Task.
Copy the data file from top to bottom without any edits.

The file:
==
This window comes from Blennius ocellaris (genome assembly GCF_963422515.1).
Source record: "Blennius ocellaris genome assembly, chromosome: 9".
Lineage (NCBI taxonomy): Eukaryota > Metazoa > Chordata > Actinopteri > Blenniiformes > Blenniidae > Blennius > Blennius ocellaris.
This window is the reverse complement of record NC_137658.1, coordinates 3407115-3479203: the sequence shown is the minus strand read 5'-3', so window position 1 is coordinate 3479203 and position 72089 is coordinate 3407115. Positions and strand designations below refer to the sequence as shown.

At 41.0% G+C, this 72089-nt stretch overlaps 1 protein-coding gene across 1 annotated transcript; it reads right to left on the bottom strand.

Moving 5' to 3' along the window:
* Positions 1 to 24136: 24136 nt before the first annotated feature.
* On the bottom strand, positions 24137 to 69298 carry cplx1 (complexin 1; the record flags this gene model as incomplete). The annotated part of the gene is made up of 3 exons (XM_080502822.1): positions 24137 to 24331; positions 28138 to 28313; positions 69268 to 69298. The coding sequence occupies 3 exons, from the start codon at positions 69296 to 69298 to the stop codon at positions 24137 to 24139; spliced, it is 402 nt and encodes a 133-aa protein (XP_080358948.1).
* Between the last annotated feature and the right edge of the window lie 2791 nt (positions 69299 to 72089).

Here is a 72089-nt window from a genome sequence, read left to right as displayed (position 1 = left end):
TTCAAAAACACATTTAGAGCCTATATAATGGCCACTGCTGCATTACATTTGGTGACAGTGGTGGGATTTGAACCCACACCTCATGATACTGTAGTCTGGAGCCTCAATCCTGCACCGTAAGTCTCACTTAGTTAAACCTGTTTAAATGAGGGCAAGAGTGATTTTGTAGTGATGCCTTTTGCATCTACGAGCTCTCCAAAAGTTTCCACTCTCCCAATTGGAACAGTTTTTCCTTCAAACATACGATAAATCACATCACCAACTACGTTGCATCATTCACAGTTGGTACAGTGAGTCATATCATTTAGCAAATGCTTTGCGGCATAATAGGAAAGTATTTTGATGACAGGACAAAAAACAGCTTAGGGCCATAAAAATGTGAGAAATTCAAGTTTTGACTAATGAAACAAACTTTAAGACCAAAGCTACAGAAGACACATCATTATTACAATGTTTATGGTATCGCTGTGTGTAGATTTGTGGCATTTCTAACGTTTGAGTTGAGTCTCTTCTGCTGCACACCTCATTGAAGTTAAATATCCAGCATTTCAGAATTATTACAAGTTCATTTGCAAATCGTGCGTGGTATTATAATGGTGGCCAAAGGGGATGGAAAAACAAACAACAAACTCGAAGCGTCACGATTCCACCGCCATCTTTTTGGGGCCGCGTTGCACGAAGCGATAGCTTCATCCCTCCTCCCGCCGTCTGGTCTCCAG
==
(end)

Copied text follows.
This window comes from Blennius ocellaris (genome assembly GCF_963422515.1).
Source record: "Blennius ocellaris genome assembly, chromosome: 9".
Lineage (NCBI taxonomy): Eukaryota > Metazoa > Chordata > Actinopteri > Blenniiformes > Blenniidae > Blennius > Blennius ocellaris.
This window is the reverse complement of record NC_137658.1, coordinates 3407115-3479203: the sequence shown is the minus strand read 5'-3', so window position 1 is coordinate 3479203 and position 72089 is coordinate 3407115. Positions and strand designations below refer to the sequence as shown.

At 41.0% G+C, this 72089-nt stretch overlaps 1 protein-coding gene across 1 annotated transcript; it reads right to left on the bottom strand.

Moving 5' to 3' along the window:
* Positions 1 to 24136: 24136 nt before the first annotated feature.
* On the bottom strand, positions 24137 to 69298 carry cplx1 (complexin 1; the record flags this gene model as incomplete). The annotated part of the gene is made up of 3 exons (XM_080502822.1): positions 24137 to 24331; positions 28138 to 28313; positions 69268 to 69298. The coding sequence occupies 3 exons, from the start codon at positions 69296 to 69298 to the stop codon at positions 24137 to 24139; spliced, it is 402 nt and encodes a 133-aa protein (XP_080358948.1).
* Between the last annotated feature and the right edge of the window lie 2791 nt (positions 69299 to 72089).

Here is a 72089-nt window from a genome sequence, read left to right as displayed (position 1 = left end):
TTCAAAAACACATTTAGAGCCTATATAATGGCCACTGCTGCATTACATTTGGTGACAGTGGTGGGATTTGAACCCACACCTCATGATACTGTAGTCTGGAGCCTCAATCCTGCACCGTAAGTCTCACTTAGTTAAACCTGTTTAAATGAGGGCAAGAGTGATTTTGTAGTGATGCCTTTTGCATCTACGAGCTCTCCAAAAGTTTCCACTCTCCCAATTGGAACAGTTTTTCCTTCAAACATACGATAAATCACATCACCAACTACGTTGCATCATTCACAGTTGGTACAGTGAGTCATATCATTTAGCAAATGCTTTGCGGCATAATAGGAAAGTATTTTGATGACAGGACAAAAAACAGCTTAGGGCCATAAAAATGTGAGAAATTCAAGTTTTGACTAATGAAACAAACTTTAAGACCAAAGCTACAGAAGACACATCATTATTACAATGTTTATGGTATCGCTGTGTGTAGATTTGTGGCATTTCTAACGTTTGAGTTGAGTCTCTTCTGCTGCACACCTCATTGAAGTTAAATATCCAGCATTTCAGAATTATTACAAGTTCATTTGCAAATCGTGCGTGGTATTATAATGGTGGCCAAAGGGGATGGAAAAACAAACAACAAACTCGAAGCGTCACGATTCCACCGCCATCTTTTTGGGGCCGCGTTGCACGAAGCGATAGCTTCATCCCTCCTCCCGCCGTCTGGTCTCCAG